In Brazil, folklore says that colorful fish fall from the clouds when it rains. These “fish from the clouds” come to Earth to live in newly formed ponds. Could this magical folk story be true?

Colorful fish do appear when it rains. But instead of falling from the sky, they actually pop out of the ground!

These fish are called rivulids, a group of killifishes. They live in temporary small bodies of water. There are about 500 species of rivulids in Brazil. Rivulids are tiny, less than 10 centimeters (4 inches) in length. They come in a great variety of colors. Rivulids are divided into two groups, annuals and non-annuals. Annual rivulids appear only once a year, and non-annuals appear year-round.

A local man showing specimens of Pituna xinguensis collected during the Amazonian rivulid expedition. Image by Gustavo Fonseca for Mongabay.

The annual rivulids live in temporary aquatic freshwater environments like ponds, wetlands, marshes, lakes, and areas bordering streams which form during the rainy season. They lay their eggs in sand or mud substrate, which then dries during the dry season.

Rivulid eggs estivate, which means that they are dormant throughout the dry season, when water is scarce. When it rains, the rivulid eggs hatch. Months or even years may go by before the conditions are right and the eggs hatch!

a rivulid fish

A sample of the genus Trigonectes collected during the Amazonian rivulid expedition. Image by Gustavo Fonseca for Mongabay.

Rivulid fish species occur throughout Brazil, from the southern Pampas grasslands to the Amazon rainforest.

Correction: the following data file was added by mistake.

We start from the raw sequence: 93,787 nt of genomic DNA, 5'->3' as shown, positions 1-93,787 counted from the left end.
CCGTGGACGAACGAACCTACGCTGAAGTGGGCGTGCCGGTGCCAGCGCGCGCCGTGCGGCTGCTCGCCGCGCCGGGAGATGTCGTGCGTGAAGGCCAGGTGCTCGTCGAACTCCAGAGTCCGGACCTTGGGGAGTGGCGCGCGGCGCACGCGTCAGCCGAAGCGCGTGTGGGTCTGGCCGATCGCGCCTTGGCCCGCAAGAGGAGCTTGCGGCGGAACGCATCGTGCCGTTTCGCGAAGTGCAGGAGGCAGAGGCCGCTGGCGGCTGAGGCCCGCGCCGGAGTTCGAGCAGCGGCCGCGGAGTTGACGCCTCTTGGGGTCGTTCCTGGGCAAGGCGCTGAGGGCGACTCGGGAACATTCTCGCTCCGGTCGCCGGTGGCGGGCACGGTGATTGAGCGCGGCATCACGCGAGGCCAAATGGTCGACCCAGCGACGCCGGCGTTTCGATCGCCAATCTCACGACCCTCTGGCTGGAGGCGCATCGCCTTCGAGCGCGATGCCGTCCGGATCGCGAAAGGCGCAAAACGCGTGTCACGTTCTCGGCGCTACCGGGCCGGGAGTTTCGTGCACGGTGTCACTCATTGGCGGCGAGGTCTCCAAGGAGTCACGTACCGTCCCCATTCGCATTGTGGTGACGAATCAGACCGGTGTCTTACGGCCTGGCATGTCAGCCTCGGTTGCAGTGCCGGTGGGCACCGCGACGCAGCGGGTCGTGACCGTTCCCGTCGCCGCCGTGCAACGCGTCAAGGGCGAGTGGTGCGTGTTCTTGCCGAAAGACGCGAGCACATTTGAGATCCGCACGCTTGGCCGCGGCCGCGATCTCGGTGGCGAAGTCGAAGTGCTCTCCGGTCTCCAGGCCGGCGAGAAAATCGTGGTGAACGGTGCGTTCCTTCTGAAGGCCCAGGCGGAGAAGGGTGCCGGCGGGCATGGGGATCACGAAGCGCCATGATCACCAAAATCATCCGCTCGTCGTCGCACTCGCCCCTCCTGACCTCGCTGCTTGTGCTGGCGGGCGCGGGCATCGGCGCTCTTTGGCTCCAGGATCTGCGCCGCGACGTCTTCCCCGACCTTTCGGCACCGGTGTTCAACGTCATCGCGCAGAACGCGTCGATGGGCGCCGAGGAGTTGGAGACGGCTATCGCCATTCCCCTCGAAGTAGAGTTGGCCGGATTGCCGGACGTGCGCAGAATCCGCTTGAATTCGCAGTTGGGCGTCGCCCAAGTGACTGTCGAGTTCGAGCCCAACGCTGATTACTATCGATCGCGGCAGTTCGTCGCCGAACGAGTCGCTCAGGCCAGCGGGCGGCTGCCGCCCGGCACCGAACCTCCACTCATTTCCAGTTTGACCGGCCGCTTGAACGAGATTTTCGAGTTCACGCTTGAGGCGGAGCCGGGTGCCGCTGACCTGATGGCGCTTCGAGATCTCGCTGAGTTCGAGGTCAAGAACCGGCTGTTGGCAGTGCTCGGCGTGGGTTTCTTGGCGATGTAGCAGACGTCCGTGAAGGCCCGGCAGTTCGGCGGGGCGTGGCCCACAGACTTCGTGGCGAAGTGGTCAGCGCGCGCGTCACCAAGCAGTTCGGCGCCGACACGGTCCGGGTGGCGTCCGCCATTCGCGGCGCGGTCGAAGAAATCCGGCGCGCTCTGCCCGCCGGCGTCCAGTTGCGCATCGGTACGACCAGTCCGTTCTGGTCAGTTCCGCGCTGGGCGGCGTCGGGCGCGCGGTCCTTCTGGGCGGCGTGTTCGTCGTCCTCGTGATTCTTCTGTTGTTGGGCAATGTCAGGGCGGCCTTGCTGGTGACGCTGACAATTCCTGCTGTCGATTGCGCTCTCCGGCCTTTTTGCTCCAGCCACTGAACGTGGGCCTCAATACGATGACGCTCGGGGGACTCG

Most of the so-called “fish from the clouds” are endangered because their temporary wetland habitats are fragile. Rivulid habitats are threatened by human activities like farming and cattle raising. Construction and infrastructure works like roadways, ports, and hydroelectric dams also threaten the wetlands that rivulids depend on.

“There are rivulid species that occur in ponds alongside roadways, so when a highway is widened, it can be a threat to them. If a new lane is built over a spot where a pond had existed, that species is done for, it will cease to exist on that site,” says Márcio J. da Silva, a professor at the Federal University of Pará (UFPA).

An annual fish specimen from the species Pituna poranga. Image by Gustavo Fonseca for Mongabay.

Another problem for rivulids is that we lack basic knowledge about them. Conservation decision makers need good information order to protect species and their habitats.  

“We know more about some parts of the Amazon than others. Depending on resources and structure,” says Carolina Dória, a professor at the Federal University of Rondônia (UNIR). “Right now, we estimate there are some 2,500 species [of fish in the Amazon]. But every year we have been investigating new species and getting to know a little more about some groups that were harder to study before, such as the rivulids, which we came to know about more recently.”

Leandro Sousa, left, observes fish specimens collected on the expedition. Image by Gustavo Fonseca for Mongabay.

Professor Dória and her colleagues are going on research expeditions through the Amazon to study where rivulids and other fish exist, and to document their habitats.  In the process they are finding new species of rivulid fish that have never been described by science.

A boat on the Xingu River carrying a research team to collect data. Image by Gustavo Fonseca for Mongabay.

Scientists and conservationists are working to use the scientific findings about rivulids to help construction planners and government decision makers. Their goal is to help protect the fish and their habitats from being destroyed in development projects. They want these “fish from the clouds” to have a bright future!

David Brown adapted this story for Mongabay Kids. It is based on an article published on, by Adelle Santelli (text) and Gustavo Fonseca (images) on 6 December 2023 | Translated by Maya Johnson. This story was reported by Mongabay’s Brazil team and first published here on our Brazil site on Nov. 13, 2023.